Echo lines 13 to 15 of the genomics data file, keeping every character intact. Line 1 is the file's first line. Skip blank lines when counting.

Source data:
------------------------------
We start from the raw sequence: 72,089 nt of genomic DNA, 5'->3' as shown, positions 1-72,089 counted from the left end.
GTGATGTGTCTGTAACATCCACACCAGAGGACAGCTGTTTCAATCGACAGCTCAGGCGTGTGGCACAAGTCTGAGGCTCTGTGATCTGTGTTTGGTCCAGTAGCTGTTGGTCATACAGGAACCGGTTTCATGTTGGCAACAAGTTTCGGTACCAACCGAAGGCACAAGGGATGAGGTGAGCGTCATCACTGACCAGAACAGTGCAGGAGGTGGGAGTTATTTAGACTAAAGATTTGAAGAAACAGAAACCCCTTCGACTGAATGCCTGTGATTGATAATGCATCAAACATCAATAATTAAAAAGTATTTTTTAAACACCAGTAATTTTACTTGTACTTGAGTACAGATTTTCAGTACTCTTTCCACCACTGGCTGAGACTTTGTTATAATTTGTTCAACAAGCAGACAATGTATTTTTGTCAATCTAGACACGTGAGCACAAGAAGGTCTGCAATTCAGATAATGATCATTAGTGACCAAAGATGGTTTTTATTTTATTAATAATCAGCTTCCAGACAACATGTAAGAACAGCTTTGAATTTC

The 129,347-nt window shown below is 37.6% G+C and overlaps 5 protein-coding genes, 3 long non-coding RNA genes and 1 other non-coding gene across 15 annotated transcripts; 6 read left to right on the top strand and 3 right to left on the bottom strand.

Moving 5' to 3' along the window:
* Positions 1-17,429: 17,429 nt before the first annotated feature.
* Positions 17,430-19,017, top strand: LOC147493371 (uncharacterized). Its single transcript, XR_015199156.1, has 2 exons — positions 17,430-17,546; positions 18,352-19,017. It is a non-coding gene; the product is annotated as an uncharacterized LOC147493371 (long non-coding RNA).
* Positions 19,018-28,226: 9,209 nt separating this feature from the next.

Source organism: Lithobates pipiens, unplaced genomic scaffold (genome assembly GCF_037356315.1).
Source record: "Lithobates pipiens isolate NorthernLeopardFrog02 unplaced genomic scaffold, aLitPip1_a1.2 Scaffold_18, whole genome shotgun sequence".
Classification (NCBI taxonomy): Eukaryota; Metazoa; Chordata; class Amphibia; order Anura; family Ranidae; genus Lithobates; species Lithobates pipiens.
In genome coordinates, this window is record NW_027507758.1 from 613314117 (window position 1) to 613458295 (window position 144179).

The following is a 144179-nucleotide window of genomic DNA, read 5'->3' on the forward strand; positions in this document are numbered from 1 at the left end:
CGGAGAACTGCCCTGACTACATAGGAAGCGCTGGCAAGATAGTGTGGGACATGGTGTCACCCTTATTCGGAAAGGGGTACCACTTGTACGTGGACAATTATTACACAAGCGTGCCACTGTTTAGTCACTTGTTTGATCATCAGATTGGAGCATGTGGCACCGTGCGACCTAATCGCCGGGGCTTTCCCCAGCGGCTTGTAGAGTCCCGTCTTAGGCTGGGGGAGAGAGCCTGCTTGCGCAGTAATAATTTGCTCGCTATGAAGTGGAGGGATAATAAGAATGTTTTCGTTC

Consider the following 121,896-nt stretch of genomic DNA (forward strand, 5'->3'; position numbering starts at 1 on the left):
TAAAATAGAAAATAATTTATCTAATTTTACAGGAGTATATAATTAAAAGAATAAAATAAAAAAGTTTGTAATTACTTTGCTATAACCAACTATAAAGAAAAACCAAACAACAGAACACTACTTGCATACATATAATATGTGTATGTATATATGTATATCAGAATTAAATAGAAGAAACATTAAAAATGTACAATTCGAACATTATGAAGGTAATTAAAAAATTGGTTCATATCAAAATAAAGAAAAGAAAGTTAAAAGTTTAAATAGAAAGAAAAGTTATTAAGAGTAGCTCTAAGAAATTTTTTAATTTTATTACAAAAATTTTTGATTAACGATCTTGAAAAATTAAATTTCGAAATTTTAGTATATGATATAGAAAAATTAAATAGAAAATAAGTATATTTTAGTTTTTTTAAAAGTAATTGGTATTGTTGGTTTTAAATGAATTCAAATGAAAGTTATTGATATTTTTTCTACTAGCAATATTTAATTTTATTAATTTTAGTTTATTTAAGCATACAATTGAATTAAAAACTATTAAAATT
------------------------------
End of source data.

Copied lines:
CGGAGAACTGCCCTGACTACATAGGAAGCGCTGGCAAGATAGTGTGGGACATGGTGTCACCCTTATTCGGAAAGGGGTACCACTTGTACGTGGACAATTATTACACAAGCGTGCCACTGTTTAGTCACTTGTTTGATCATCAGATTGGAGCATGTGGCACCGTGCGACCTAATCGCCGGGGCTTTCCCCAGCGGCTTGTAGAGTCCCGTCTTAGGCTGGGGGAGAGAGCCTGCTTGCGCAGTAATAATTTGCTCGCTATGAAGTGGAGGGATAATAAGAATGTTTTCGTTC

Consider the following 121,896-nt stretch of genomic DNA (forward strand, 5'->3'; position numbering starts at 1 on the left):
TAAAATAGAAAATAATTTATCTAATTTTACAGGAGTATATAATTAAAAGAATAAAATAAAAAAGTTTGTAATTACTTTGCTATAACCAACTATAAAGAAAAACCAAACAACAGAACACTACTTGCATACATATAATATGTGTATGTATATATGTATATCAGAATTAAATAGAAGAAACATTAAAAATGTACAATTCGAACATTATGAAGGTAATTAAAAAATTGGTTCATATCAAAATAAAGAAAAGAAAGTTAAAAGTTTAAATAGAAAGAAAAGTTATTAAGAGTAGCTCTAAGAAATTTTTTAATTTTATTACAAAAATTTTTGATTAACGATCTTGAAAAATTAAATTTCGAAATTTTAGTATATGATATAGAAAAATTAAATAGAAAATAAGTATATTTTAGTTTTTTTAAAAGTAATTGGTATTGTTGGTTTTAAATGAATTCAAATGAAAGTTATTGATATTTTTTCTACTAGCAATATTTAATTTTATTAATTTTAGTTTATTTAAGCATACAATTGAATTAAAAACTATTAAAATT